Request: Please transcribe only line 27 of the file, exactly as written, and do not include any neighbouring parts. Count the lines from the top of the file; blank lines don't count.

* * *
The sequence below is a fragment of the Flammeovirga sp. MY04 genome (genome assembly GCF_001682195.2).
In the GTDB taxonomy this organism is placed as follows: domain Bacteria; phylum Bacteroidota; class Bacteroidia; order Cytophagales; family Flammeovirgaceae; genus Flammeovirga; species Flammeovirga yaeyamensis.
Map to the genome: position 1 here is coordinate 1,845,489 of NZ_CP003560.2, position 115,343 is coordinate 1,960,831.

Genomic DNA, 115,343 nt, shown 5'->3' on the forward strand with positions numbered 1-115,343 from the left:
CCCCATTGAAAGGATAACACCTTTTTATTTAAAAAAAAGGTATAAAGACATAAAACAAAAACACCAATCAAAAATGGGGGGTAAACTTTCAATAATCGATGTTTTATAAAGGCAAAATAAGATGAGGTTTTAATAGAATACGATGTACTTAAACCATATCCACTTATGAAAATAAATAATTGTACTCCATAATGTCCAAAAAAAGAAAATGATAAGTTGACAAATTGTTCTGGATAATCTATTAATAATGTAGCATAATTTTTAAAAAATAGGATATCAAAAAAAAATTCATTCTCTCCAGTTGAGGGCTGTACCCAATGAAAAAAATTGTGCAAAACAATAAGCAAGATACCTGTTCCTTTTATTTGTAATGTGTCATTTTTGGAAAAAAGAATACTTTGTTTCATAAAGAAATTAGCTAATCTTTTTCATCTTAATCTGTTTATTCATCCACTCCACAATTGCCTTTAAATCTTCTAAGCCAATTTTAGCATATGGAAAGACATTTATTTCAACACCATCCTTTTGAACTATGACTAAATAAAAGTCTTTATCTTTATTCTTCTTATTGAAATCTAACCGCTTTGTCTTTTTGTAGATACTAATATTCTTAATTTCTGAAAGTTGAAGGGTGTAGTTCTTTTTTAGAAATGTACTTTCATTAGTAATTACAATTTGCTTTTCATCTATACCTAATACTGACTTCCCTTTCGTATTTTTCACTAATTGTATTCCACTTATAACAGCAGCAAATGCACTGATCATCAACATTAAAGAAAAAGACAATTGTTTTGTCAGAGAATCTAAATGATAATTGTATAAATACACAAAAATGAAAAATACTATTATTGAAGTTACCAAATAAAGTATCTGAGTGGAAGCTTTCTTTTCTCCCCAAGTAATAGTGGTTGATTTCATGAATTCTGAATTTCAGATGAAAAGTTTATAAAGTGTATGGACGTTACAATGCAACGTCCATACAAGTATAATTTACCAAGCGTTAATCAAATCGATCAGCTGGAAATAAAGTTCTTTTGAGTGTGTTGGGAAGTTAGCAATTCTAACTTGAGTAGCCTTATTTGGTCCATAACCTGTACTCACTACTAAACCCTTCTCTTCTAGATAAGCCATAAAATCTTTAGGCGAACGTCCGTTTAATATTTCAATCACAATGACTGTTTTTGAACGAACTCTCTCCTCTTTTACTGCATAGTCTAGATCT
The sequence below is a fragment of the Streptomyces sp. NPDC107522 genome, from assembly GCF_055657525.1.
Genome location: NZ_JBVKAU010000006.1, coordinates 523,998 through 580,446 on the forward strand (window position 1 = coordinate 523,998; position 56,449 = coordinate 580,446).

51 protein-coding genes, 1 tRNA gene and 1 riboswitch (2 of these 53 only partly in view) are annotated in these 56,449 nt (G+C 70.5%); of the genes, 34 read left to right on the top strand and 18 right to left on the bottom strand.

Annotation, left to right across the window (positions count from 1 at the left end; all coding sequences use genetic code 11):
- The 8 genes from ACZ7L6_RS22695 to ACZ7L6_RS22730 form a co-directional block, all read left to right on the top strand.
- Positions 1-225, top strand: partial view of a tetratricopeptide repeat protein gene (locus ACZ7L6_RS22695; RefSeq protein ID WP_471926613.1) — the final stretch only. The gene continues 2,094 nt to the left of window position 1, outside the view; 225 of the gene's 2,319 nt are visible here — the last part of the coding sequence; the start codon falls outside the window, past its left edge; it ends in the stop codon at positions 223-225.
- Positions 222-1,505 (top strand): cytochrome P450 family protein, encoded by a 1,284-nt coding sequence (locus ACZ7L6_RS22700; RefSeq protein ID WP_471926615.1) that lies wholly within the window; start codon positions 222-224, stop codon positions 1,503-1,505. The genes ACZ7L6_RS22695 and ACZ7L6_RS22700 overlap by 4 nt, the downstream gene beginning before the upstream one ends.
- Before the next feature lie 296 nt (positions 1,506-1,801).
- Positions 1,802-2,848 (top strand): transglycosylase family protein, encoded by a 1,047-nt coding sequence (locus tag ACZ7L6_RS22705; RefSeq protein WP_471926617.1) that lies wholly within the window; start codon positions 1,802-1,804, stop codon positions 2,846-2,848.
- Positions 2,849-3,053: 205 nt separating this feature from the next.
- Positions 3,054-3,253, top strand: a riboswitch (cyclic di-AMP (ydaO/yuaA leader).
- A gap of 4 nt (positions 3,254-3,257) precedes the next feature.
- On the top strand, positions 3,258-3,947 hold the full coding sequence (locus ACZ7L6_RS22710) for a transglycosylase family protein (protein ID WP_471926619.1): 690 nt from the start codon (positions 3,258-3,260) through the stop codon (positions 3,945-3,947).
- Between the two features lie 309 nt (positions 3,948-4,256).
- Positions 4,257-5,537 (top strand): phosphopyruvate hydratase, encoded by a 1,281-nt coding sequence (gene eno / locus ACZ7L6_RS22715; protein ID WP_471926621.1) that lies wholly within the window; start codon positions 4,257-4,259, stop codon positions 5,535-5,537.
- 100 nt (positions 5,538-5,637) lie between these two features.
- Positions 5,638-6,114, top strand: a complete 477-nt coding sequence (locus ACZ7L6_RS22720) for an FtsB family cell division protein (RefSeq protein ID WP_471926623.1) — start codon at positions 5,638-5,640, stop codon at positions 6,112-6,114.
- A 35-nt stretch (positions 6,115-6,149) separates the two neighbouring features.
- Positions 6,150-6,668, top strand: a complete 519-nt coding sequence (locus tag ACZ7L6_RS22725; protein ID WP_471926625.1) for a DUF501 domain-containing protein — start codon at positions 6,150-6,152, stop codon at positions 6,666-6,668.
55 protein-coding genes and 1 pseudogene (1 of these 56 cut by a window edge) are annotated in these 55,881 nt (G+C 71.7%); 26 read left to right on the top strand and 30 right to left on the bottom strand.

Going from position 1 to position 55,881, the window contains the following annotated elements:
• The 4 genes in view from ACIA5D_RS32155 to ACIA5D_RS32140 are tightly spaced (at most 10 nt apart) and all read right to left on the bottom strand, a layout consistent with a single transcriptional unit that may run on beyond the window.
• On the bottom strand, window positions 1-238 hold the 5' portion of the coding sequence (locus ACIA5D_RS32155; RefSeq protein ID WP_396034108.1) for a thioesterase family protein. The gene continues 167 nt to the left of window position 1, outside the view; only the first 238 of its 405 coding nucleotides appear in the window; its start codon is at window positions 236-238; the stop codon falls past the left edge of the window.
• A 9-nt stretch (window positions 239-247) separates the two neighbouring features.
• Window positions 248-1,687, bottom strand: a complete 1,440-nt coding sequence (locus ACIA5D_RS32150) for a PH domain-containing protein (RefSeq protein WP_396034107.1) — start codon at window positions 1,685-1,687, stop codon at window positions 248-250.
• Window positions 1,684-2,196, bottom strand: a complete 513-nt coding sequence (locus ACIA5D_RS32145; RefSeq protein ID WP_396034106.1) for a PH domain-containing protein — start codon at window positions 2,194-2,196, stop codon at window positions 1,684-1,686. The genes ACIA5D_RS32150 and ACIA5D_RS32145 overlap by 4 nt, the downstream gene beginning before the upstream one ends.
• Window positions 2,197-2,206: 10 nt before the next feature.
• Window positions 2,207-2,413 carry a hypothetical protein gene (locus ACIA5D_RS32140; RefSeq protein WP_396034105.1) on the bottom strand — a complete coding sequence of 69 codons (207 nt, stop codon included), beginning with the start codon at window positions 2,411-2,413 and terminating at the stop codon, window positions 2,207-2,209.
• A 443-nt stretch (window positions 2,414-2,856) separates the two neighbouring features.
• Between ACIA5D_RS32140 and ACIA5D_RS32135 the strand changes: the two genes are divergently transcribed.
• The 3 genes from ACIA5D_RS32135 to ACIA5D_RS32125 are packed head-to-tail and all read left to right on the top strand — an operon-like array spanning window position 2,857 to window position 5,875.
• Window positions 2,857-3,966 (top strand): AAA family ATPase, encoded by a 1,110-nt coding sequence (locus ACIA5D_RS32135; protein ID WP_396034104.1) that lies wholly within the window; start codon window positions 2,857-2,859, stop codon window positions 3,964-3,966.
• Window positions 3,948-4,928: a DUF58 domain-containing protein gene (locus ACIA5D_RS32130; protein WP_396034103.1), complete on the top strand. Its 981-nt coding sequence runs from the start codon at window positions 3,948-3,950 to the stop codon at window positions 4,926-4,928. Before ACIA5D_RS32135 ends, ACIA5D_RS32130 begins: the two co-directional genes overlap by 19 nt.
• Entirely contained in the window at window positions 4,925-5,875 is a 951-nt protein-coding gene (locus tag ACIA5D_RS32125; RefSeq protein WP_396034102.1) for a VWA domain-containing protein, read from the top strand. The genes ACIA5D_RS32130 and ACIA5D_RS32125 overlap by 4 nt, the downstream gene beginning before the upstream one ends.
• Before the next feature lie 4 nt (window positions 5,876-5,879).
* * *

• The 4 genes in view from ACIA5D_RS32155 to ACIA5D_RS32140 are tightly spaced (at most 10 nt apart) and all read right to left on the bottom strand, a layout consistent with a single transcriptional unit that may run on beyond the window.